5. Proclaim good news – yes, Christmas is a season of giving and cheer and peace.  Yes, this is a good year to mention the famous Christmas truce of 1914.  But remember that Christmas is not about stirring sentimentality and periodic pauses for peace, it is ultimately about something on the vertical plane and not just the horizontal.  Jesus came to us to bring us to God.  Don’t preach just a nice message, be sure to preach the best news!

6. Undermine assumptions – as well as communicating the gospel message in some way, remember that there is also an opportunity to undermine some common assumptions.  Making clear that there is a historical reality to the Incarnation is a good idea, and why not take the chance to clarify the nature of God’s character too?  Everyone comes into church thinking they know what God is like.  If they don’t really know Jesus, then they don’t.  Christmas is a great moment to point people not to speculations about the Majesty of God, but to bring them to the manger to meet the One who makes God known to us.

7. Worship personally – if the Christmas message has grown old for you, then you can’t preach it well.  Take some time out with your God and let Him stir your heart afresh.  Then you can preach Christmas.

Creative Christmas Sermon Options

Christmas Dog2Christmas services are just a few weeks away.  You might be getting excited, or dreading another Christmas and the need to generate more messages when the obvious options feel well worn.  Here are some other angles to consider:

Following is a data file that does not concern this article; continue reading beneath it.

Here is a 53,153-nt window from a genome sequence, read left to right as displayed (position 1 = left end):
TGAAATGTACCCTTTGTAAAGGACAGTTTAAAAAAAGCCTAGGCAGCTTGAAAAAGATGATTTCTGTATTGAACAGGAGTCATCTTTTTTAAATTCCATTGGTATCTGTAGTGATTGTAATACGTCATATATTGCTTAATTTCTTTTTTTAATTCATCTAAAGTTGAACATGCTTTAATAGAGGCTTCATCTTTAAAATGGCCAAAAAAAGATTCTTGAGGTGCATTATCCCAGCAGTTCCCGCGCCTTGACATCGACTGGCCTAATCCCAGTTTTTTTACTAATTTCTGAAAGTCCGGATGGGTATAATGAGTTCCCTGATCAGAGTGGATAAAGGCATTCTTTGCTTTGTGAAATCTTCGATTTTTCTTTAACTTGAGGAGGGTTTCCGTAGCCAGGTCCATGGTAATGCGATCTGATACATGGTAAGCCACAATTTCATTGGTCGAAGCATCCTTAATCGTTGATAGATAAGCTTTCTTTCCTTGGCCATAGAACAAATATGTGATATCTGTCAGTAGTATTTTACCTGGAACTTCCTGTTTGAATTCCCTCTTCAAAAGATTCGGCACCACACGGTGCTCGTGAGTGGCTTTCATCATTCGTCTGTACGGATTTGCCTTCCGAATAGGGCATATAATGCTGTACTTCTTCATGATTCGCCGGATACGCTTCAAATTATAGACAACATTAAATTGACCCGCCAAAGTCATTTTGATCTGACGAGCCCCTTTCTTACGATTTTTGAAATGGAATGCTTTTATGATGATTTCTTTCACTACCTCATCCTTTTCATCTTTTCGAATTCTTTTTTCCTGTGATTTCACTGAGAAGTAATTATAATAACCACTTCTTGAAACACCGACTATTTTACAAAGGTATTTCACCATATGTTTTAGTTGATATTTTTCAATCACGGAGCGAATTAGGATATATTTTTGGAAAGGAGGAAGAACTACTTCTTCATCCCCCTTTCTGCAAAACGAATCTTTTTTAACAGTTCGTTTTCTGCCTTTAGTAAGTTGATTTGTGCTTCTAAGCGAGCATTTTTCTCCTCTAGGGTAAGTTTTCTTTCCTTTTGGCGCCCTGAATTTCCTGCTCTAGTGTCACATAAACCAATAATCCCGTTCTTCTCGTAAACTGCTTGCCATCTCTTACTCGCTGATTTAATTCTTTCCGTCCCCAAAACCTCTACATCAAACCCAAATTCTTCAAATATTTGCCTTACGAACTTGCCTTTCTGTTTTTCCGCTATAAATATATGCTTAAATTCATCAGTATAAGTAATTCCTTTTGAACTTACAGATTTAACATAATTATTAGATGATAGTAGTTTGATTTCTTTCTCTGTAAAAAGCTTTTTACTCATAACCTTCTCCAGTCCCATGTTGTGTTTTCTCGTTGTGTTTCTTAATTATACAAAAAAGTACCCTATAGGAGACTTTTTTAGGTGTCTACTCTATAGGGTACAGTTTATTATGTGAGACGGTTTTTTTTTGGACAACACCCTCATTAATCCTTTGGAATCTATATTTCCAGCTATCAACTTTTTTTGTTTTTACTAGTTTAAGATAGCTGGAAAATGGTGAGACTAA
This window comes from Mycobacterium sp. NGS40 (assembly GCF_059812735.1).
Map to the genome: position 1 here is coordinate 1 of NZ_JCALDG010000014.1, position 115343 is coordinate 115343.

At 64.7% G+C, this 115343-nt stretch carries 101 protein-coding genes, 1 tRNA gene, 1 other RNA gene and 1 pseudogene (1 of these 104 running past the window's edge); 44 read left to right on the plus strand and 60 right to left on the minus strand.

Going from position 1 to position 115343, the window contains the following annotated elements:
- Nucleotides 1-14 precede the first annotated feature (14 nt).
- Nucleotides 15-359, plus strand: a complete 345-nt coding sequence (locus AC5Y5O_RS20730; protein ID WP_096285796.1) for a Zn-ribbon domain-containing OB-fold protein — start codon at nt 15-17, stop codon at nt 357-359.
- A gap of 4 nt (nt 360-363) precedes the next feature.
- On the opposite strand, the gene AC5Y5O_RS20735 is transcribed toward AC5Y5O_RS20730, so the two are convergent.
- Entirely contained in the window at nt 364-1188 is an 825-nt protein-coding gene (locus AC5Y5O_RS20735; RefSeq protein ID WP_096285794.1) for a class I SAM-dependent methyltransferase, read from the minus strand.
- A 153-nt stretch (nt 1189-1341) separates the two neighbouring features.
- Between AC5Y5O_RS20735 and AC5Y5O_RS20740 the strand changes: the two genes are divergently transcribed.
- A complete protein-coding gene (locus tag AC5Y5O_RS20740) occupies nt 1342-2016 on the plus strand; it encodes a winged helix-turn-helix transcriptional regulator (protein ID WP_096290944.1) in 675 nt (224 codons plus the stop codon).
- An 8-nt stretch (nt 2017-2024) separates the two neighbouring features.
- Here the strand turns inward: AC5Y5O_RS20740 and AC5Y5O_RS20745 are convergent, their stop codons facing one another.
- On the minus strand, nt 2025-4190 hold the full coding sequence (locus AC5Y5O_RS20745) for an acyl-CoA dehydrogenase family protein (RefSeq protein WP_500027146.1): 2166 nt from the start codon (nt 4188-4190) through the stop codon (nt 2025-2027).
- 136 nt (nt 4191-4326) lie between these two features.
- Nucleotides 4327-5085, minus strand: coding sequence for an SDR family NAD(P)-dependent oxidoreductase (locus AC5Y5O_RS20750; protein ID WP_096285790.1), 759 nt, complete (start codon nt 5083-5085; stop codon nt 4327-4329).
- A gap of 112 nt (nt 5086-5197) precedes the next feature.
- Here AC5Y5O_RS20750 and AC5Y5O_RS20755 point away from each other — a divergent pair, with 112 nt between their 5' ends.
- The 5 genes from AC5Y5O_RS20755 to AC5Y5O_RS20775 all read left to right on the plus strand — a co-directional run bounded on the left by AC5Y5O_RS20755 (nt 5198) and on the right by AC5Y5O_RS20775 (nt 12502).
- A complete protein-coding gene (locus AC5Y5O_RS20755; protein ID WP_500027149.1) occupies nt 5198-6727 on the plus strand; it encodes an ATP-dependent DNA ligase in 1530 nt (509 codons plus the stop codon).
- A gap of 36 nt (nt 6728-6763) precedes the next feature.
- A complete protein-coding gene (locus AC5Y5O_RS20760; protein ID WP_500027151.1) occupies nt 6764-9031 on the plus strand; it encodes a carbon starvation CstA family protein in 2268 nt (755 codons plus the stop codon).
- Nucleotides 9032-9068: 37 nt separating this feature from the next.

Prophecies - there are some key Old Testament prophecies, such as Isaiah 7:14, Isaiah 9:6, Micah 5:2, even Jeremiah 31:15.  Why not take an Old Testament approach to Christmas hopes this year?

People – maybe you have preached through Matthew’s opening chapters, but have you preached the four other ladies in Matthew’s genealogy . . . Tamar, Rahab, Ruth, the one “who had been Uriah’s wife.”  Four ladies with question marks over their morality, rightly or wrongly, that set up the lady who has to be in the genealogy (also with a question mark hanging over her morality, wrongly in her case).  Or perhaps you might trace the Gentiles in the genealogy to show the greater scope of the Christmas hope?

Themes – why not track a theme this year that could be developed with one week in the Old Testament, one week in the Christmas narratives and one week later on in the gospels or epistles.  For example, consider the Immanuel theme from Isaiah 7:14-9:7, emphasized in Matthew 1, continued for our age in Matthew 28:20.

Less Obvious Passages – perhaps you might consider the less obvious Christmas passages, ie. those that aren’t in early Matthew or Luke.  You have the prologue to John’s Gospel, giving the other side of the story, if you like.  Or you have references like Galatians 4:4 and similarly Incarnation focused passages like Titus 2:11-14.

Christmas Titles – it would be interesting to explore the titles used in the Christmas narratives – Jesus, Saviour, Immanuel, King, etc.

Carol Theology – while some are keen to cut down the errors in the carols, there are some great truths encapsulated in the carols too.  Perhaps you could take Hark the Herald Angels Sing or another carol and trace the biblical background to a verse each week.  Different, but for some congregations this might be a blessing.  Remember that you are preaching the Bible, not the carol.

Contemporary Emphases - you could take key emphases in the world’s view of Christmas and present a positive biblical engagement with each one.  Gifts, peace, goodwill, family, etc.

November is here, Christmas is coming.  Let’s not have our pulpits filled with preachers trying to hide a creative fatigue over such a great subject.  Let’s take a new angle, dive into the Bible and preach with hearts spilling over!